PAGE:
With much relief and a great feeling of achievement, I’m happy to say I have made it through the first semester of graduate school. Going to graduate school full-time, working as a graduate assistant, and working a part-time job keeps me busy. Needless to say, time and stress management skills are everything.
When I started college, I didn’t understand the value of managing my time until the end of my first semester. I’ll always remember my first finals week in December 2008. I was stressed even though I had been fully aware of my final exam dates since the beginning of the semester. However, the reality didn’t fully hit me until the first week in December as I was finishing final projects and studying for final exams.
Sure enough, chaos ensued. Thanks to the lack of sleep, energy drinks, and motivating pep talks from friends, I survived my first college finals week. During the holiday break, I vowed I would never put myself though another finals week like that. Semester by semester, I developed better time and stress management skills. During the last semester of my Bachelor’s degree, I experienced much less stress than my first semester.
Because many students feel stressed during finals, I want to share some of my time and stress management tips with you!
- Write important dates in your planner. Write the due dates for major projects and midterm/final exam dates in your planner at the beginning of the semester. Most professors outline the major due dates and deadlines in the course syllabus. Having the important dates listed in your planner at the beginning of the semester will save you time later when you’re frantically searching for a syllabus to find out the deadline for a final project.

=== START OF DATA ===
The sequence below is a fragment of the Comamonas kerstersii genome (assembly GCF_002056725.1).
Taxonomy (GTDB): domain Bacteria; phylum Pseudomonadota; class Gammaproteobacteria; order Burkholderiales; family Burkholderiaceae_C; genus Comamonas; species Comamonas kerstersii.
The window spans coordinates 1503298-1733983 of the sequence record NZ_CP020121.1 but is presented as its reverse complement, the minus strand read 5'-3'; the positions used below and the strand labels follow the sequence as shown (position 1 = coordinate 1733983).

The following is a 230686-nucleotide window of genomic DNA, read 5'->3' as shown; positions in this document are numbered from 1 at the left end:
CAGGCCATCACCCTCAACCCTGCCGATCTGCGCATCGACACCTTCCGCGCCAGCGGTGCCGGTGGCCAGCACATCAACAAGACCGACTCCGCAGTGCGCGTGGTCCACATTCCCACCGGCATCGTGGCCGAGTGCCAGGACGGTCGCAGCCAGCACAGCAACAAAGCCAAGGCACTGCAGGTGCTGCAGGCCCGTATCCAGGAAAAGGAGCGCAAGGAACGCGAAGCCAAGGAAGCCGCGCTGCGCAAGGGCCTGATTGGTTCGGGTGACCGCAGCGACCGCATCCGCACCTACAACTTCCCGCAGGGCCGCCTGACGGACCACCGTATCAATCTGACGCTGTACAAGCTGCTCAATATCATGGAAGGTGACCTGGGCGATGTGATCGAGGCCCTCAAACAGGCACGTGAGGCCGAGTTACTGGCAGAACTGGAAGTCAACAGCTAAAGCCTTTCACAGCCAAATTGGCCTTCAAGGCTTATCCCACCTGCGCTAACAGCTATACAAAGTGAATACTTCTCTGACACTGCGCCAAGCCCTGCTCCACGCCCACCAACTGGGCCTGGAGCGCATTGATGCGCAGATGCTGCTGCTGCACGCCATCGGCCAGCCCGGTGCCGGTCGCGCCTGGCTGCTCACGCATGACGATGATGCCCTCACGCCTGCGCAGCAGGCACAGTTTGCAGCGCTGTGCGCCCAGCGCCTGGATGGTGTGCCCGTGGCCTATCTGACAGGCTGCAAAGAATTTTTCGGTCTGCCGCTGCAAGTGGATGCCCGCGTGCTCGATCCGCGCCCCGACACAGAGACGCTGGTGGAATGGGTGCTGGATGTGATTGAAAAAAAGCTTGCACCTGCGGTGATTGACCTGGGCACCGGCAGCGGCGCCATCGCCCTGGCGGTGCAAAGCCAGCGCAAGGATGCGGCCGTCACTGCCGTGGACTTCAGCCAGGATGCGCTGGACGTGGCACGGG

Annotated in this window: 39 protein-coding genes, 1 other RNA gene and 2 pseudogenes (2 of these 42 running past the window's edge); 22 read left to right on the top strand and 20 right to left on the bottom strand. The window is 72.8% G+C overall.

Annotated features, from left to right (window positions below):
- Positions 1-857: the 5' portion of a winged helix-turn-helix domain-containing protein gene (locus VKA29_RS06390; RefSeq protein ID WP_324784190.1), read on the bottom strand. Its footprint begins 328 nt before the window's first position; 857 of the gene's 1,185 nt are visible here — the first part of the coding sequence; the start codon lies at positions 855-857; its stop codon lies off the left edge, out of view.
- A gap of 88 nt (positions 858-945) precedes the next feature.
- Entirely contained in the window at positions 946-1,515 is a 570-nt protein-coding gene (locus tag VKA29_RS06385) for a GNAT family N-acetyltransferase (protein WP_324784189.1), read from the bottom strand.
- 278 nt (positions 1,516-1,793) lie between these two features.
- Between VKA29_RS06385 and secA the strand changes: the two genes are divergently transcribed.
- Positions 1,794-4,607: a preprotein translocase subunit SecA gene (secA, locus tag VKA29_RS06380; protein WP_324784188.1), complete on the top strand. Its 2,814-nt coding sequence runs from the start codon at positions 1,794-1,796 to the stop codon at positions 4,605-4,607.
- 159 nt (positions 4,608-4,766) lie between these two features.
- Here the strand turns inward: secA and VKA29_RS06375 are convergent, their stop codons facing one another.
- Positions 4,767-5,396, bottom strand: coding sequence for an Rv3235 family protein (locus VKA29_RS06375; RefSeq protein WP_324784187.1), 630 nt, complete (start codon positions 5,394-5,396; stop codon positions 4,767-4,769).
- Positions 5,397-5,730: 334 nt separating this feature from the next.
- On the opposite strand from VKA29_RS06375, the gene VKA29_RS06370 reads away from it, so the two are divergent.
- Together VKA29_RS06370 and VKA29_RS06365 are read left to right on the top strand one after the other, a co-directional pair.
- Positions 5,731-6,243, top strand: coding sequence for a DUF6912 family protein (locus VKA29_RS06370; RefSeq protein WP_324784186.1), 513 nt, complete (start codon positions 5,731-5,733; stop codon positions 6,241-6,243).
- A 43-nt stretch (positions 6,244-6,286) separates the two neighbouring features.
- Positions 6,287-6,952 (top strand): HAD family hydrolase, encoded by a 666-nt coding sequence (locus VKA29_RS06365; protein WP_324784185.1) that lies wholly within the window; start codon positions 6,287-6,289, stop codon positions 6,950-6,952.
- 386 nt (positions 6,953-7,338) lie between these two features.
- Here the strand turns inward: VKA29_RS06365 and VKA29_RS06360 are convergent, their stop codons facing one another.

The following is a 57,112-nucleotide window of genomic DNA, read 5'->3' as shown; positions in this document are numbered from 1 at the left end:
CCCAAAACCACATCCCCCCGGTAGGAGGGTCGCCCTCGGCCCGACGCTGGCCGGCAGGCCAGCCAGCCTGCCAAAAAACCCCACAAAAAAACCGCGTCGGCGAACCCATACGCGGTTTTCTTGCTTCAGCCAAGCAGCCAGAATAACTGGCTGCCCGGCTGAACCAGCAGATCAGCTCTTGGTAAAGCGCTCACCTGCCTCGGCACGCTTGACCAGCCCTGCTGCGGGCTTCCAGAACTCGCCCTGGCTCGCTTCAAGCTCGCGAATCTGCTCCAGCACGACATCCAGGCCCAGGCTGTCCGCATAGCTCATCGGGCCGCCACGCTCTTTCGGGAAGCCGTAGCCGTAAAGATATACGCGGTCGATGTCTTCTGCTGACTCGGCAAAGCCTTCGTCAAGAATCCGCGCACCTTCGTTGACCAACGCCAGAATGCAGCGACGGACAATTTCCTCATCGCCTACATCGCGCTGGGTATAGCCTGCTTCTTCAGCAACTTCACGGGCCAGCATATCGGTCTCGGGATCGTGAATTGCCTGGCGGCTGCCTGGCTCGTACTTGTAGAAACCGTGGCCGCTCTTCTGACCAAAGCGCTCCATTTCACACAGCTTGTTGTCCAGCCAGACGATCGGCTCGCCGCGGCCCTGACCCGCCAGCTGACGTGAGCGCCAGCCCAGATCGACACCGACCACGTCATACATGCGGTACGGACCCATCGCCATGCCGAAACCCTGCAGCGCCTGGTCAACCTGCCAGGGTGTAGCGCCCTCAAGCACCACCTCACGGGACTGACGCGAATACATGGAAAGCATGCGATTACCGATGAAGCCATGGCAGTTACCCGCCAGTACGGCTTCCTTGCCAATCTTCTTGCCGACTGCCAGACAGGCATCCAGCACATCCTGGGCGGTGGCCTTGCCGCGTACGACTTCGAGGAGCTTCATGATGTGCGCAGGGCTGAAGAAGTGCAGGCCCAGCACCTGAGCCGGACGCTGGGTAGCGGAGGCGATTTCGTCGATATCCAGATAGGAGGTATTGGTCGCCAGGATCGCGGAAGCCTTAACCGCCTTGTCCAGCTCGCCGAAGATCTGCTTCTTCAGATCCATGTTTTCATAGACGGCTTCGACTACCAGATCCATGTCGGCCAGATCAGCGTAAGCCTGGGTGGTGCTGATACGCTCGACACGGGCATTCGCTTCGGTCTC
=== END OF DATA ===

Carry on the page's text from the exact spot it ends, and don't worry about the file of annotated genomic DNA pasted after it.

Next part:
- Take breaks. Frequent breaks can help release some tension and clear your mind. For every hour you study, take a 10-15 minute break. Talk with your roommate, go for a walk, get a grande Starbucks caramel macchiato, listen to music—anything that helps you relax. Try to have some fun during your breaks too!
- Find a good study spot. Some students can study in their room and complete assignments easily. However, other students find it difficult to work in their room, especially in a dorm hall. Find a spot on campus that works best for you. Of course, there’s the library and Lima Lab, but there are some other less well-known spots. I personally like the Touhey Forum in Lally because of its size and the large tables allow you to lay out all your books and notes. There’s also small study area on the third floor of St. Joe’s with a couch, chairs, and a computer. I suggest this location if you’re reviewing notes before an exam.
- Keep hydrated and eat healthy foods. Many people overlook this tip, but it really does help. Believe me, you don’t want to have a cold or strep throat when you’re trying to study. Stress can weaken the immune system, leaving you more vulnerable to illness.
- Set goals and reward yourself. I found this technique to be very effective. For example, I would set a goal of writing 3 pages of my final paper. If I accomplished this in a certain time frame, I rewarded myself with watching an episode of my favorite TV show. If you have something to look forward to, you may find yourself working harder to get that reward.
What about you? How do you manage stress? What are your tips for time management?
As always, if you want to share your thoughts, questions, or need some advice, please comment below!